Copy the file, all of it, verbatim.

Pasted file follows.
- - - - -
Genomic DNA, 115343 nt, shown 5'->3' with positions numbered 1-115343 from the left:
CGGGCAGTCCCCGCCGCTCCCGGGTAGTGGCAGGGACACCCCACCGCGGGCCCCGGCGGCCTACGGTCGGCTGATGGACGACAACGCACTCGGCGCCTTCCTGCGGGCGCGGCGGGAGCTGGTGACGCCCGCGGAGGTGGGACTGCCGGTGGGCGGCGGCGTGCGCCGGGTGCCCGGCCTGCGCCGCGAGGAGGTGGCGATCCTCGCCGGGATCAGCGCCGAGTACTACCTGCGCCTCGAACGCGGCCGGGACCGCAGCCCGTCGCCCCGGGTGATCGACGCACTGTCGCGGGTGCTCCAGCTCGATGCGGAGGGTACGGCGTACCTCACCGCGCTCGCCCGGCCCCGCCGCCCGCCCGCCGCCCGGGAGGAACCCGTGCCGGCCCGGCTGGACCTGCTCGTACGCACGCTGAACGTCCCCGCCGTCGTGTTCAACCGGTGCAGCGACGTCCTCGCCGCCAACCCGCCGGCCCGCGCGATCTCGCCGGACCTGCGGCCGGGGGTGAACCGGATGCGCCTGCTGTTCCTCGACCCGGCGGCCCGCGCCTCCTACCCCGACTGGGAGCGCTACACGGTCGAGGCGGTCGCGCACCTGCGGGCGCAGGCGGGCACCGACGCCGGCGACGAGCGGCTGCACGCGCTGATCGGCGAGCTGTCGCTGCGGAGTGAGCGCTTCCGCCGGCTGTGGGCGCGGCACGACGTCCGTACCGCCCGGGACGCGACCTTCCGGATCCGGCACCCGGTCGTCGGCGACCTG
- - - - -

Genomic DNA, 115343 nt, shown 5'->3' with positions numbered 1-115343 from the left:
CGGGCAGTCCCCGCCGCTCCCGGGTAGTGGCAGGGACACCCCACCGCGGGCCCCGGCGGCCTACGGTCGGCTGATGGACGACAACGCACTCGGCGCCTTCCTGCGGGCGCGGCGGGAGCTGGTGACGCCCGCGGAGGTGGGACTGCCGGTGGGCGGCGGCGTGCGCCGGGTGCCCGGCCTGCGCCGCGAGGAGGTGGCGATCCTCGCCGGGATCAGCGCCGAGTACTACCTGCGCCTCGAACGCGGCCGGGACCGCAGCCCGTCGCCCCGGGTGATCGACGCACTGTCGCGGGTGCTCCAGCTCGATGCGGAGGGTACGGCGTACCTCACCGCGCTCGCCCGGCCCCGCCGCCCGCCCGCCGCCCGGGAGGAACCCGTGCCGGCCCGGCTGGACCTGCTCGTACGCACGCTGAACGTCCCCGCCGTCGTGTTCAACCGGTGCAGCGACGTCCTCGCCGCCAACCCGCCGGCCCGCGCGATCTCGCCGGACCTGCGGCCGGGGGTGAACCGGATGCGCCTGCTGTTCCTCGACCCGGCGGCCCGCGCCTCCTACCCCGACTGGGAGCGCTACACGGTCGAGGCGGTCGCGCACCTGCGGGCGCAGGCGGGCACCGACGCCGGCGACGAGCGGCTGCACGCGCTGATCGGCGAGCTGTCGCTGCGGAGTGAGCGCTTCCGCCGGCTGTGGGCGCGGCACGACGTCCGTACCGCCCGGGACGCGACCTTCCGGATCCGGCACCCGGTCGTCGGCGACCTG